The 6F35 was introduced in 2009 in the Ford Escape and Mercury Mariner. The original torque converter for this transmission was a typical design with a single plate, dampered clutch system. It looks similar to the GM 6T40, as these units were a joint venture between the two companies.
Later it moved onto other vehicles with little change. Most are probably building these units routinely at this point. But recently we discovered a new variation of this unit. The most recent version was from a 2016 Ford Explorer with a 2.3L.
As with many of these converters, the OE cores are easily identifiable with a tag ID or paint mark. This particular unit has a label with a “J” on the cover and a black paint stripe on the impeller (figure 1). At first glance, there’s nothing unique about this converter, which sports Ford’s typical four mounting studs and flat pump drive hub. But once it’s cut open, that’s when the fun begins.
The impeller, stator, and turbine hold no surprises, but you’ll quickly find that the cover holds all the secrets. As with many late model converters, this newest version contains a captive clutch (figure 2), similar to some of the 6R80 designs.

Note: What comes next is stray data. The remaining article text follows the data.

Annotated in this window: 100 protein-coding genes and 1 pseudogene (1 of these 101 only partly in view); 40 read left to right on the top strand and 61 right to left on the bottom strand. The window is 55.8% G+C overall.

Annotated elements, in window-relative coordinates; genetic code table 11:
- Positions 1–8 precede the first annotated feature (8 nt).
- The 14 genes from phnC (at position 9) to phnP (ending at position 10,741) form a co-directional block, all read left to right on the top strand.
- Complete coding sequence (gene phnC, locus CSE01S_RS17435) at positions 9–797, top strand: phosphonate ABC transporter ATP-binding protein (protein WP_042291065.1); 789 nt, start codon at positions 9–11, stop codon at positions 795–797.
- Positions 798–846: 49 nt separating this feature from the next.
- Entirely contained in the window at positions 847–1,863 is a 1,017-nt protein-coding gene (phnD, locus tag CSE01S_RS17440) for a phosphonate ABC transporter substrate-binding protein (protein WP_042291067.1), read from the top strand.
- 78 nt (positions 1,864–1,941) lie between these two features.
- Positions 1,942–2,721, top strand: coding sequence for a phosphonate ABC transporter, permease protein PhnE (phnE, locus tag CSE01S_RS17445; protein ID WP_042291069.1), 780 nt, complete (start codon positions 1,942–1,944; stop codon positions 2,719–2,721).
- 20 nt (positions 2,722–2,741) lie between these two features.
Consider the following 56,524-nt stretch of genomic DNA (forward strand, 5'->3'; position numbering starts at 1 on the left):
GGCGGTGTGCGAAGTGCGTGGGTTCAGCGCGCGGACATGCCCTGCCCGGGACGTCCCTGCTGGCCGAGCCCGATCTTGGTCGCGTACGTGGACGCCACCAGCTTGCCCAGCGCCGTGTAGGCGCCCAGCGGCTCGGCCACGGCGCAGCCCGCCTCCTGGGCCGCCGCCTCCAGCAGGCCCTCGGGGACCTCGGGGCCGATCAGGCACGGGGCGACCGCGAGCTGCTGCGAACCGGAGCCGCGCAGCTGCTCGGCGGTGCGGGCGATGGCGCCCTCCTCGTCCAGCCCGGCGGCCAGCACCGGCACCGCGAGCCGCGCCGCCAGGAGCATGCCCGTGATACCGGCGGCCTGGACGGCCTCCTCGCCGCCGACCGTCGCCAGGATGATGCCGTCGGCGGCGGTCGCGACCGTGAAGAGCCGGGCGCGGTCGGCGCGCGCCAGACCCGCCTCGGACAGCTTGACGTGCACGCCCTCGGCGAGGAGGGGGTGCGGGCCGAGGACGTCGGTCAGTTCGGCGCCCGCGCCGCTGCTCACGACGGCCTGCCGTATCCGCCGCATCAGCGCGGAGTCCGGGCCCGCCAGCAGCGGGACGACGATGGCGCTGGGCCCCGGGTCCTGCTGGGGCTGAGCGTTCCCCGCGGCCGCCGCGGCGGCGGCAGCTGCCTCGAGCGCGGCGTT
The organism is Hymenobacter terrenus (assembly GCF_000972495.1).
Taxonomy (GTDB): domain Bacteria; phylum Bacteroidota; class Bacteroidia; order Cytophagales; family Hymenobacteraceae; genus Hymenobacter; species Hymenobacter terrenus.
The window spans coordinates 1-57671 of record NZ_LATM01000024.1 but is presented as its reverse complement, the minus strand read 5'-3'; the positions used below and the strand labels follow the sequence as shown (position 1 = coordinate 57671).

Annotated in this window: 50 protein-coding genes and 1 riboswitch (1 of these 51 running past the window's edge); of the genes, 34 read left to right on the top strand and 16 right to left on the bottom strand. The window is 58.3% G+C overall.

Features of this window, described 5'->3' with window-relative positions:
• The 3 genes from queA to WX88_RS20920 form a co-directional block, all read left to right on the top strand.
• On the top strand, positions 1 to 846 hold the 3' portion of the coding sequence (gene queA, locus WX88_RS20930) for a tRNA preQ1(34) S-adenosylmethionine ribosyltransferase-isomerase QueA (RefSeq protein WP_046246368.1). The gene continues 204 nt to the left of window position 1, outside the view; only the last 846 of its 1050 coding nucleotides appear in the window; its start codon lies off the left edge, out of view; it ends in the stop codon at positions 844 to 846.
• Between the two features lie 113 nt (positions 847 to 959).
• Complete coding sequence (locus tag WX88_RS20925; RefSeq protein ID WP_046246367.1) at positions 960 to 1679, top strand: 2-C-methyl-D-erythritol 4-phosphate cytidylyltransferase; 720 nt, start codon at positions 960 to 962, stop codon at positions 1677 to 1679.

One difference is the input seal is free-floating and riveted between the piston and a steel plate. Figure 3 shows the breakdowns.
You’ll find this converter a little more challenging to build because these captive clutches involve quite a bit of labor. Once disassembled, you’ll find a dual friction clutch plate that engages the damper system in the turbine.
Is all the labor worth your time, or should you just flush the cover out and try to re-use it? If the fluid looks decent, you might consider this, but be careful: The core used for this article looked pretty good, but when we got the clutch apart, we found quite a bit of metal contamination in the friction material.
The unit itself includes a furnace-brazed impeller, bearings on each side of the stator, and a hardened, 24-spline turbine hub. Watch www.tcraonline.com for a complete spec posting soon.